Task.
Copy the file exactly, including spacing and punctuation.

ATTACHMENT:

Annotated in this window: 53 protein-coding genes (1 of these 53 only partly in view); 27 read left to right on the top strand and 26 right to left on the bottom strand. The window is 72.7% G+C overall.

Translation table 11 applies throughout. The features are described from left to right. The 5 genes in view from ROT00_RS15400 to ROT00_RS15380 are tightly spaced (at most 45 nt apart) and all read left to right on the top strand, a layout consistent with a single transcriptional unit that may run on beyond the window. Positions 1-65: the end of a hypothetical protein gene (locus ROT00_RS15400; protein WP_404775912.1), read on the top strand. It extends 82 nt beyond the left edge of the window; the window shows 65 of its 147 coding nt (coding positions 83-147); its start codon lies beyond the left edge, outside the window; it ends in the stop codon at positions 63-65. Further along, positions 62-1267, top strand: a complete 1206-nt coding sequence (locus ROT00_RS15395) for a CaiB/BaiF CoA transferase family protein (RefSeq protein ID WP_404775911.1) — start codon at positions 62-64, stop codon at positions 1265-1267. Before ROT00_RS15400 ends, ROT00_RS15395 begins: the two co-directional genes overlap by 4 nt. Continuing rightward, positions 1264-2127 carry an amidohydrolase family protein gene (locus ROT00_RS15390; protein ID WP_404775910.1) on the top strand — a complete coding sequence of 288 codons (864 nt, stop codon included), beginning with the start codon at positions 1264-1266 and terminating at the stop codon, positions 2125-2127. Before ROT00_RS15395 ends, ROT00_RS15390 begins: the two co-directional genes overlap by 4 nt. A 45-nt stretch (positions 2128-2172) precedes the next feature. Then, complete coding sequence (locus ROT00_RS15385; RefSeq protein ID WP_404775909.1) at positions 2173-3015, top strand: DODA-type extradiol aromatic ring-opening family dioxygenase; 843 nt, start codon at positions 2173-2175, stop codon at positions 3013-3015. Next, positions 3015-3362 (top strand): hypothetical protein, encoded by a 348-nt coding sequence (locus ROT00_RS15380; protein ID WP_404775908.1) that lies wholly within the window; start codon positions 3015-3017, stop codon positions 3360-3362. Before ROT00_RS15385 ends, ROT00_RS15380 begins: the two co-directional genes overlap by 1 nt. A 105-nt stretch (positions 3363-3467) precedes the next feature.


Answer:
Annotated in this window: 53 protein-coding genes (1 of these 53 only partly in view); 27 read left to right on the top strand and 26 right to left on the bottom strand. The window is 72.7% G+C overall.

Translation table 11 applies throughout. The features are described from left to right. The 5 genes in view from ROT00_RS15400 to ROT00_RS15380 are tightly spaced (at most 45 nt apart) and all read left to right on the top strand, a layout consistent with a single transcriptional unit that may run on beyond the window. Positions 1-65: the end of a hypothetical protein gene (locus ROT00_RS15400; protein WP_404775912.1), read on the top strand. It extends 82 nt beyond the left edge of the window; the window shows 65 of its 147 coding nt (coding positions 83-147); its start codon lies beyond the left edge, outside the window; it ends in the stop codon at positions 63-65. Further along, positions 62-1267, top strand: a complete 1206-nt coding sequence (locus ROT00_RS15395) for a CaiB/BaiF CoA transferase family protein (RefSeq protein ID WP_404775911.1) — start codon at positions 62-64, stop codon at positions 1265-1267. Before ROT00_RS15400 ends, ROT00_RS15395 begins: the two co-directional genes overlap by 4 nt. Continuing rightward, positions 1264-2127 carry an amidohydrolase family protein gene (locus ROT00_RS15390; protein ID WP_404775910.1) on the top strand — a complete coding sequence of 288 codons (864 nt, stop codon included), beginning with the start codon at positions 1264-1266 and terminating at the stop codon, positions 2125-2127. Before ROT00_RS15395 ends, ROT00_RS15390 begins: the two co-directional genes overlap by 4 nt. A 45-nt stretch (positions 2128-2172) precedes the next feature. Then, complete coding sequence (locus ROT00_RS15385; RefSeq protein ID WP_404775909.1) at positions 2173-3015, top strand: DODA-type extradiol aromatic ring-opening family dioxygenase; 843 nt, start codon at positions 2173-2175, stop codon at positions 3013-3015. Next, positions 3015-3362 (top strand): hypothetical protein, encoded by a 348-nt coding sequence (locus ROT00_RS15380; protein ID WP_404775908.1) that lies wholly within the window; start codon positions 3015-3017, stop codon positions 3360-3362. Before ROT00_RS15385 ends, ROT00_RS15380 begins: the two co-directional genes overlap by 1 nt. A 105-nt stretch (positions 3363-3467) precedes the next feature.